The study, put together by Intel alongside Juniper Research, found that 125 hours, or 15 working days, will be claimed in four buckets. Mobility, such as smart traffic systems, smart parking, and ‘open data platforms’ – so users can pick the least congested bus and train services – will account for 60 hours. Greater public safety – predicting crime spots through machine learning – will account for 35, while healthcare comprises nine and productivity – digital services simplifying administrative processes – will account for 21.
What could inhabitants of smart cities do with all that free time, the report asks? They could take a long holiday, get active, or spend it with family and friends. What’s more, wounds will heal quicker – if you’re not stressed, the body can recover more easily – you’re less likely to get depressed, and you’re likelier to earn more money.
According to the analysis, Singapore is the city to beat across all areas of mobility, health, safety and productivity. London, New York, Chicago and Seoul were also well placed.
“Analysts tend to focus on the technical underpinnings of building a data-centric world,” said Windows Holden, head of forecasting and consultancy at Juniper Research. “We can’t overlook the importance of the real human benefits that smart cities have. Connected communities, municipal services and processes have a powerful impact on a citizen’s quality of life.”
Sounds great, doesn’t it? Yet the outcome will be much more complicated than this utopian vision.
Benedict Evans, partner at Andreessen Horowitz, has made a very key point on this aspect in various blog posts: with a truly smart city, the entire rules of traffic can be changed, never mind how cars will be developed. What about parking? What about cycling? What about new cities which could be built in ways which will seem alien to us today?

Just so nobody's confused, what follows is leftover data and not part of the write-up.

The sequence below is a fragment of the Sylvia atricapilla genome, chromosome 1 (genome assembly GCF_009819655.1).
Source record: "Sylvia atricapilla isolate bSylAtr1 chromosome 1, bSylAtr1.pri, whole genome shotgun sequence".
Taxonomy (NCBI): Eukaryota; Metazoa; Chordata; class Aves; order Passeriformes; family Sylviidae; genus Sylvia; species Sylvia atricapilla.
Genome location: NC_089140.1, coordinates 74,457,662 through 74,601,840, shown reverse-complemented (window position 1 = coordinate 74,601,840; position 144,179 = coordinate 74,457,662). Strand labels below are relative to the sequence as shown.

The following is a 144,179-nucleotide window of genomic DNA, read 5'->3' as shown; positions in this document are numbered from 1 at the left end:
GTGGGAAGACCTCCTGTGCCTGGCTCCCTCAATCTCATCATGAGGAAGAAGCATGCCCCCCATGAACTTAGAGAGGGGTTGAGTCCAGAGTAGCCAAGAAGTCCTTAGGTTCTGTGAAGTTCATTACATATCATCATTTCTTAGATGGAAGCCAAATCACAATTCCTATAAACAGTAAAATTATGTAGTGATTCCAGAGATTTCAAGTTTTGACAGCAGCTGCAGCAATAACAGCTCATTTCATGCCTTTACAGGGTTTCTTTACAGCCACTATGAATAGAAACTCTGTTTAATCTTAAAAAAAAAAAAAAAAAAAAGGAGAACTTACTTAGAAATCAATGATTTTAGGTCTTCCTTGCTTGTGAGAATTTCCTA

Tom Rebbeck, research director for enterprise and IoT at Analysys Mason, says that while looking at smart cities in terms of time saved is an interesting angle – and that indeed the opportunities outlined by the report are broadly in line with his views – but the number crunching doesn’t take into account all areas.
“The figure seems to be based on some bold assumptions,” Rebbeck tells IoT News in an email. “For example, it suggests that open data will help reduce commuting times by 15% by ‘highlighting optimum routes’.
“Possibly this holds for some car-centric US cities – even there it seems like a stretch,” adds Rebbeck. “It is hard to see how that would apply to somewhere like London where only around half of people work, and where only around a third of workers commute by car.”
There is one other issue which the report doesn’t go into: how much time this process will take. Rebbeck notes that there is no way of measuring whether the predictions are correct, adding: “I’d guess they will never happen, but there is no way of testing this either way.”
You can read the full Intel report here.
thanks you RSS link